Note: This web page was automatically created from a PalmOS "pedit32" memo.

backup notes

Networker stuff: These -q's, ISTR, make things faster: Recover -q add -q /\/\/\/\/\/\/\/\/\/\ unchanged changetime gets most recent /\/\/\/\/\/\/\/\/\/\ Verifying host backup status (for the host you run the command on), but be careful if a host has been renamed recently: for host in $(cat /dcslib/allsys/packages/nwclient/servers); do echo $host; maxtime 10 /dcs/packages/nwclient/sbin/mminfo -s $host -c $(uname -n); done /\/\/\/\/\/\/\/\/\/\ Using networker to extract data from a different host than the one you're running networker on: recover -q -s -c ...of course, the host you are on needs to be granted permission to do this for the other host by a networker admin. /\/\/\/\/\/\/\/\/\/\ Dave Mussoff on troubleshooting nsrexecd backups, 2005-09-08: ...backups tend to stress a system in many different ways, so "backup problems" are often systemic problems. Backups cause stress on things that include, but are not limited to: CPU, memory, disk drives, network bandwidth, etc. Typical diagnostic things that I suggest people do are: - log what files are open during the backup periodically (something like "lsof -p <nsrexecd PID> > somefile" in a cronjob every 15 mins ) - load monitoring - fsck if it hasn't happened recently - memory module test (either by using bootdisk-type software or swapping modules and waiting to see) - stress test the drives - bandwidth monitoring /\/\/\/\/\/\/\/\/\/\ Adding a host to CCS Networker backups: /\/\/\/\/\/\/\/\/\/\ Sniffing for activity from any of the NACS networker servers: tethereal -t ad host $(python -c 'import string; import sys; list=sys.stdin.readlines(); print string.joinfields(list," or ")' < /dcslib/allsys/packages/nwclient/servers) (Be careful to get the right interface, if you're on a host with more than one)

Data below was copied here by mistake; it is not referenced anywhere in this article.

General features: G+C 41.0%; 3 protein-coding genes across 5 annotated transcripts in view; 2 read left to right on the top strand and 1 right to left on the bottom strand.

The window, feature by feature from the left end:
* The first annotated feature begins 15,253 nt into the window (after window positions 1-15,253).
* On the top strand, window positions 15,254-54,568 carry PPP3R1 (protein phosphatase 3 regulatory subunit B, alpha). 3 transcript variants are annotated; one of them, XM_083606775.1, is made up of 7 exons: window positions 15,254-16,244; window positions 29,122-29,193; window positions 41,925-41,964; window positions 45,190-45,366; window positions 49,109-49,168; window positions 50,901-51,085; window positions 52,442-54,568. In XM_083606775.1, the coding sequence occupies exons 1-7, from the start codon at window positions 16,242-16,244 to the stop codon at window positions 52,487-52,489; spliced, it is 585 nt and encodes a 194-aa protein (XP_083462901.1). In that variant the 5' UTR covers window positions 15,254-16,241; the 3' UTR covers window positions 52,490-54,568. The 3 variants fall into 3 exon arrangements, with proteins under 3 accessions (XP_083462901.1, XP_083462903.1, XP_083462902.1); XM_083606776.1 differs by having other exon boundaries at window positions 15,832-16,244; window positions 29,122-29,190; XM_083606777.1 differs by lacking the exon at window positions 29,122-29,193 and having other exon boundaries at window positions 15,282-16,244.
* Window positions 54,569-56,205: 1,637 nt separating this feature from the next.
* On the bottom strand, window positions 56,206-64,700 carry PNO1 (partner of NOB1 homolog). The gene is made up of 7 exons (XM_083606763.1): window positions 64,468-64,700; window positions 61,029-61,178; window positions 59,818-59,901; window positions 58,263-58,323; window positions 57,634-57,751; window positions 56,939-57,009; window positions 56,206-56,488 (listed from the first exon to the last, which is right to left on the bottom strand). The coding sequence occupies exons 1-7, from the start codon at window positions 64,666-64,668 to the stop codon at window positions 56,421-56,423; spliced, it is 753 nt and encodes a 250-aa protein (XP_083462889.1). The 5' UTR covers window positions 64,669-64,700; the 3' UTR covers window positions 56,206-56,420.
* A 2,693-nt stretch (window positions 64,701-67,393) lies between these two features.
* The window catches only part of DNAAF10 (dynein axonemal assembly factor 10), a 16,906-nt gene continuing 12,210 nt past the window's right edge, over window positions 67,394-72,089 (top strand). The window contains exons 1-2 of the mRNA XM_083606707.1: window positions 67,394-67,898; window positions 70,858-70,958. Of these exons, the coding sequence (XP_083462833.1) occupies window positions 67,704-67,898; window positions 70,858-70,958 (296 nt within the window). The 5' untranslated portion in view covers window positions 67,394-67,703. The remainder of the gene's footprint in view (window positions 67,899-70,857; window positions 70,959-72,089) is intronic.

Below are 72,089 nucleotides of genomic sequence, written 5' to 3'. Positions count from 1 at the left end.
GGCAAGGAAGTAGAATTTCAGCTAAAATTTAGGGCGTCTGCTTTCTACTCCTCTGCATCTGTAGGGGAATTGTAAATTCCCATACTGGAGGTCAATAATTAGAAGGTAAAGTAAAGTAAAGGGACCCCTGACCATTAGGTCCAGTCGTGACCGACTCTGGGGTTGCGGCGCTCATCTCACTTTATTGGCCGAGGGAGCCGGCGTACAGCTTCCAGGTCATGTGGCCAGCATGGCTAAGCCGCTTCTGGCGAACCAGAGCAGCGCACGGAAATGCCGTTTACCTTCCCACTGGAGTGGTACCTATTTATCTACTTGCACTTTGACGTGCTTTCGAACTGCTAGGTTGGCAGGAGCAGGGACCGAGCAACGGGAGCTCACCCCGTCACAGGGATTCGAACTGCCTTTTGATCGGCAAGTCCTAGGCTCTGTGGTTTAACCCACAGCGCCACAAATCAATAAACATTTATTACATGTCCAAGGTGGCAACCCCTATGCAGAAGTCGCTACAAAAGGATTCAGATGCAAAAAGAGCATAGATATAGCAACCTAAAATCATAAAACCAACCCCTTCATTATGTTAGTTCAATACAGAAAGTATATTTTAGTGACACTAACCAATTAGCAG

Date: Wed, 25 Jan 2006 10:12:13 -0800 FYI, I've pushed out Networker 7.1.4 for Solaris and Linux in DCSLIB; the default /dcs/packages/nwclient has been updated to point to this new version. Since we only have 3 Tru54 and 3 IRIX machines being backed up, I suggest we move to a local install of Networker for these machines. The Tru64 version requires V5.0.5; HP only officially supports V 5.1B as of September 30, 2005. If you can't update to the latest client, then you'll have to wrap the Networker client such that only our backup servers can access it. -Francisco
Other backup programs of interest: Encrypts with GPG, based on python and librsync. Transmits only changed bits of a tar archive. Considered unready for production use by its web page maintainer (and more?), 2005-10-29. Requires a POSIX OS, not sure about Cygwin. /\/\/\/\/\/\/\/\/\/\ It stores only one copy of identical files, uses the rsync protocol, and has a web interface. No client-side software needed/used. Written in perl, considered by its authors to be enterprise grade, can perform backups of Linux and windows, can use SMB, ssh or rsync for transmission. "powerful web interface". /\/\/\/\/\/\/\/\/\/\ Hdup also looks interesting - compression, encryption, via ssh... Author lost his mailing list's subscriber list in a disk crash?? Can encrypt with GPG or mcrypt, can chunk up backups, can do remote backups via ssh, designed to run from cron, implementation language not clear yet. /\/\/\/\/\/\/\/\/\/\ Written in bash, based on rsync, only uses standard tools, intended to be run from cron. /\/\/\/\/\/\/\/\/\/\ Rumor has it bacula is modeled after networker: It looks like major overkill for a home backup scenario. Works with *ix and windows. /\/\/\/\/\/\/\/\/\/\ Includes a nice discussion of why disk backups are better than tape backups - but they're wrong about tapes being impossible to RAID together - Er, not for capacity, but you could for redundancy easily. Done via ssh. Maintains multiple complete trees that correspond to backups, using hard links. Doesn't support windows? It's a shell script around rsync. /\/\/\/\/\/\/\/\/\/\ Based on rsync. /\/\/\/\/\/\/\/\/\/\ rdiff-backup is in python, and shares lineage with duplicity. However, duplicity uses forward deltas, and rdiff-backup uses reverse deltas. Both use librsync. rdiff-backup, rather than using rsync, uses rdiff, which is a binary and text-capable diff tool that uses the rsync algorithm.